The UK had a very positive week which saw British exporters, including grain prices, benefiting from the dip in the value of the pound, thus making British goods cheaper abroad.
Lord Price, Trade Minister, and former Waitrose boss, said while visiting Hong Kong, that Brexit has offered a ‘unique opportunity’ to shape a bright future for the UK as a global trading nation. He predicted a ‘fresh start’ and opportunity for the country to become a ‘super-connected’ trading hub.
He added, ‘freed now from Brussels with its bureaucratic tendencies, we are able to tackle any excessive red tape which chokes small businesses. And, ‘we can also make our tax system even more competitive, helping local businesses to grow, and attract investment from overseas.
Mark Elbourne, head of General Electric USA said, the UK is a good place to do business, and he will actively be holding trade talks. Countries including Australia, New Zealand and South Korea are lining up to do the same.
The CEO of the European branch of Haitong – China’s first global investment bank, plans an event at the London Stock exchange, to which influential politicians, including Andrea Leadsom, will be invited to address business leaders, fund managers, Chinese corporates, think tanks and other interested parties. They wish to establish how Brexit may help re-position the UK in the world, and in particular, create a more meaningful partnership with China – the second largest economy in the world.
They are committed to the City and it is their desire to grow their business, as London is the hub of Haitong’s international business and plays an integral part in their global expansion.
The IMF reported last week, that they believe we are right to unshackle ourselves from the crumbling European Union, and Switzerland, Singapore and Hong Kong want to form a banking and financial alliance with London. And India and China are also enthusiastically approaching London to strengthen their trade links.
One has to wonder, why the ‘establishment’, including the Governor of the Bank of England, Mark Carney, are so determined to talk down the future of the City of London and the UK.
It is interesting to note that France, Germany and Italy’s stock indices have performed worse than ours. The FTSE 250, which reflects UK centric firms, is 6pc lower than when we voted, when the City assumed Remain would win, and is now 4pc above its February low, when it was also assumed the UK would vote to stay in.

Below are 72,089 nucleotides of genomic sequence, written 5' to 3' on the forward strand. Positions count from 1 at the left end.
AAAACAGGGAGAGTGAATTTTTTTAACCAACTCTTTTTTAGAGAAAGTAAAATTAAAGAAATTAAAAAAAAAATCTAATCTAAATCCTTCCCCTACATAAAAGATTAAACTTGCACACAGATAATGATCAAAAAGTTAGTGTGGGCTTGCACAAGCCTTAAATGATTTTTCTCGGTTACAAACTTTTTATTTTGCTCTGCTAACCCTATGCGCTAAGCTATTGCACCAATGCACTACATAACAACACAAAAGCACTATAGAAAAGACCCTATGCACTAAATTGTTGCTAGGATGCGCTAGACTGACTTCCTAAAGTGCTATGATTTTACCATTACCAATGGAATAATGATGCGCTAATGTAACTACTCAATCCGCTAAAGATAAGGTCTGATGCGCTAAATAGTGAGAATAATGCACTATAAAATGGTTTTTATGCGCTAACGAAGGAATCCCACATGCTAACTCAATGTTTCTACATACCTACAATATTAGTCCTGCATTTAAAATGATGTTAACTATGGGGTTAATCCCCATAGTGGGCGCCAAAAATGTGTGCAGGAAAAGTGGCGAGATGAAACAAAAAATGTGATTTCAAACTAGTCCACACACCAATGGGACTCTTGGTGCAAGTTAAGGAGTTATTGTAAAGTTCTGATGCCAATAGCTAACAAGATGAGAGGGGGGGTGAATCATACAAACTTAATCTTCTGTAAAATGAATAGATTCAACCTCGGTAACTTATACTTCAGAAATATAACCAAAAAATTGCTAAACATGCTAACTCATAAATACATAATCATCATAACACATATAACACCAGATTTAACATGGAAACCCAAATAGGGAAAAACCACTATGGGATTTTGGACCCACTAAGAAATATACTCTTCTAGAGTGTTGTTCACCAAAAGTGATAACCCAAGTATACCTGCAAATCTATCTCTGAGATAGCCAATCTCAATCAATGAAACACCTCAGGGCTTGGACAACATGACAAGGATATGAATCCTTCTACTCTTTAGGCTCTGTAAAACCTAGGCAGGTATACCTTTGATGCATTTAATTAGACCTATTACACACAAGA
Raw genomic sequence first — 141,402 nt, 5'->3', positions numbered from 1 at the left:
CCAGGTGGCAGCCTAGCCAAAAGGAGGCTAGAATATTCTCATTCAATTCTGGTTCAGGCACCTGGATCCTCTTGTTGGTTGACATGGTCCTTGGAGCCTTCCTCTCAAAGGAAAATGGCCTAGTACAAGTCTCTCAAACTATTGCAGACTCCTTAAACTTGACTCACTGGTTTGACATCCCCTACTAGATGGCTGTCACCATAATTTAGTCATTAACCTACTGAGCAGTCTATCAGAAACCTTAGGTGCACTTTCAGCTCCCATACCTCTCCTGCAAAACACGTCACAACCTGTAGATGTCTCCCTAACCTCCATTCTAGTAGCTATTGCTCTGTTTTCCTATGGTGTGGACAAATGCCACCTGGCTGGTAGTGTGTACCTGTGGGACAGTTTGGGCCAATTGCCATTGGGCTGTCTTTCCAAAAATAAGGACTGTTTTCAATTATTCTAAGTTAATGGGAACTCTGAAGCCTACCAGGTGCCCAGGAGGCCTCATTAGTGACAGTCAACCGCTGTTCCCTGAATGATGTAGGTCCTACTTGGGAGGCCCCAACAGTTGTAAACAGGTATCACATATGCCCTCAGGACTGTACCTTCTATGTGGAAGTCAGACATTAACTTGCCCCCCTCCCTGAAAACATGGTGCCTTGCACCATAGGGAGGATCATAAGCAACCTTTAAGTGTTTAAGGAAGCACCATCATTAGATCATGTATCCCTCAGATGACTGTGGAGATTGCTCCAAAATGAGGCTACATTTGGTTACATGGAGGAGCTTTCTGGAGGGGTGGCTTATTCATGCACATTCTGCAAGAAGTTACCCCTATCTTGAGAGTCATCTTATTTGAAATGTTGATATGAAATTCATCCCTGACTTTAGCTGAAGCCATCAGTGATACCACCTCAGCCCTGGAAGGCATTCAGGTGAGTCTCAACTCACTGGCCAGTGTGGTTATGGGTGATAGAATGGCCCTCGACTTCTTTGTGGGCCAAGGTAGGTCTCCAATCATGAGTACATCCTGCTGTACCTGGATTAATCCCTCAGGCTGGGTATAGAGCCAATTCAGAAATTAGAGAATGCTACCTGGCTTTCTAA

Each year in June I receive a communication from DEFRA telling me I have been ‘selected’ for the Survey of Agriculture, Horticulture and Labour. This is qualified by adding that the survey is compulsory under the Agricultural Statistics Act 1979 and is EU law.
Looking back in the file, I note that we have been completing the four page form since 1980. It required the Holding’s acreage, and details of crops grown, and the number of workers and livestock, and a signature.
This year the form is twelve pages long, and requires (under European legislation) very detailed information on the farm structure. In addition to the above, we are now required to tell them ‘who is financially and legally responsible for the Holding. Which family members are involved either day to day, weekly, monthly or occasionally? The age and sex of the principle holder, principle manager, principle holder’s spouse, and similar information on regular and casual workers.
Also how much time each person spends working on the farm, or away from the farm. What training each has had, practically, formally and when? And who is related to whom.
It also enquires about commercial diversification activities, and the percentage of total turnover relating to each enterprise. About water, tillage, crop rotation and manure application.
The questions on the additional eight pages are no business of the EU or DEFRA, and they will receive from me only the same data which has been supplied for the past thirty seven years.
The NFU can note that when discussing the future of farming after Brexit with Defra, such intrusive questioning is definitely unacceptable. We are not state owned - yet!